Friday, February 6, 2009

1. IRAN: SATELLITE DOESN'T HAVE THE IMPACT OF SPUTNIK.

Iran's launch of a satellite on Tuesday marked the 30th anniversary of the Islamic Revolution. While Western news reports have stressed that the satellite was very small, so of course was Sputnik. Intercontinental ballistic missiles were fielded by both the US and the USSR within two years after Sputnik. It is, however, easy to exaggerate the threat of an Iranian ICBM. It is the only weapon that carries a return address. To deploy such a weapon against a major nuclear power would be insane. Ahmadinejad in Iran and Kim Jong-il in North Korea are indeed both a little strange, but in an age of satellite communication we cannot treat every launch of a satellite as a belligerant act.

2. OPENNESS: OBAMA WILL NAME A CHIEF TECHNICAL OFFICER.

According to U.S. News, a memo from President Barrack Obama to the heads of executive-branch offices directs the Chief Technology Officer (CTO) to coordinate the formation of an Open Government Directive. The only problem is that the President does not have a CTO. Maybe this means he's about to name one. In November he said the CTO would focus on security of our computer networks and transparency in government. Openness is responsible for the success and credibility of science, and it's about time it was tried in government.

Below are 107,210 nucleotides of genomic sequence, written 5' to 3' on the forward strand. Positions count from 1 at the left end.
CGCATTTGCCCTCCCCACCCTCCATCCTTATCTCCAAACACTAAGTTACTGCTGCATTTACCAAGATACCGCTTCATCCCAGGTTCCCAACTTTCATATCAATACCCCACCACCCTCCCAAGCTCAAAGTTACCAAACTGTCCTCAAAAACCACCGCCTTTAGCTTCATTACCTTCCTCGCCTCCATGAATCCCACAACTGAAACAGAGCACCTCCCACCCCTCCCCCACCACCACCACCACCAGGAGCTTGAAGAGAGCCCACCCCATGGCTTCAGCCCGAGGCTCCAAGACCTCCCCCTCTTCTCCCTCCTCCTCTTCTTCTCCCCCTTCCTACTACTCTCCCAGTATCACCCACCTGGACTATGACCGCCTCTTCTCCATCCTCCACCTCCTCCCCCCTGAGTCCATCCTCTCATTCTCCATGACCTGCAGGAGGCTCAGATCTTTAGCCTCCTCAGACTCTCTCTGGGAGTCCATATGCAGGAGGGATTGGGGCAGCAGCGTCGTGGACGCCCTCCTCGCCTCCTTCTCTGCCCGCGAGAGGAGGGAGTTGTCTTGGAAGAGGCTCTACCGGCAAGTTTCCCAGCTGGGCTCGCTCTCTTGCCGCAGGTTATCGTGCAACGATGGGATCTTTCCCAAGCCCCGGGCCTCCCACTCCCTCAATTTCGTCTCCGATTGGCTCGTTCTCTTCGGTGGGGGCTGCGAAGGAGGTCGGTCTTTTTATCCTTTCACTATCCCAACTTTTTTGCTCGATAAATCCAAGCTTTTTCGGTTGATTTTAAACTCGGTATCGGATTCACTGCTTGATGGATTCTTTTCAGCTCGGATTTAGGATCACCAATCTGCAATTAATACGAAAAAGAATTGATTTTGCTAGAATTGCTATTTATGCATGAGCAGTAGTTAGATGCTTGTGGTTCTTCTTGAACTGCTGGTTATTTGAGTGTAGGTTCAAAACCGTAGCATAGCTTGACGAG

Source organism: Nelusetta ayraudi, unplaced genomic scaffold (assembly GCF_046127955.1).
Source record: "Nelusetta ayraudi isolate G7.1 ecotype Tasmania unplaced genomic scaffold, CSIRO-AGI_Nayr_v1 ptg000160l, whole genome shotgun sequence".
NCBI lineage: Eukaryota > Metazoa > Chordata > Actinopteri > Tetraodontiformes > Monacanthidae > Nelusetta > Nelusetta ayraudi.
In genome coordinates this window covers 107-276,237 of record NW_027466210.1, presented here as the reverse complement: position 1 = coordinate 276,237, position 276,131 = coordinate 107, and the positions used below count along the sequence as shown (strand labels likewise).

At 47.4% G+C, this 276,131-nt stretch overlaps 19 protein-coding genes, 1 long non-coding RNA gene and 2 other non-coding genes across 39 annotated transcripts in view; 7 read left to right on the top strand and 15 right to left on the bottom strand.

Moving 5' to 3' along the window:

3. WARPED SCIENCE: "FRONTIERS OF PROPULSION SCIENCE."

Haven't heard much about space from the Obama administration lately, but someone sent me a flyer for a new book from the American Institute for Aeronautics and Astronautics. It told me more than I wanted to know about Frontiers of Propulsion Science by Marc Millis of the NASA Glenn Research Center and Eric Davis, CEO of Warp Drive Metrics. You might look them up in the WN archives, www.bobpark.org . Their book covers those tricky little problems you might have trouble with like Propulsion Without Rockets and Faster-than-Light Travel.

4. FISH STORY: JAPANSE TRAWLERS ENCOUNTER "PEAK FISH."

Fish are good for us, and sushi is great. Moreover, unlike oil, fish are a renewable resource -- but not renewable enough. Blue-fin tuna in particular are being eaten faster than they reproduce. The modern Japanese fishing fleet must scour the world's oceans in search of fish and it's not just tuna. Catches are declining everywhere.

5. ALTERNATIVE MEDICINE: COVERED BY HEALTH CARE REFORM?

The development of universal health programs in the Obama administration is seen as an opportunity for alternatives to get a share of the action. You can expect to see a major push to include unscientific alternatives that often have large and outspoken followings.

Bob Park can be reached via email at whatsnew@bobpark.org
THE UNIVERSITY OF MARYLAND
Opinions are the author's and are not necessarily shared by the University, but they should be.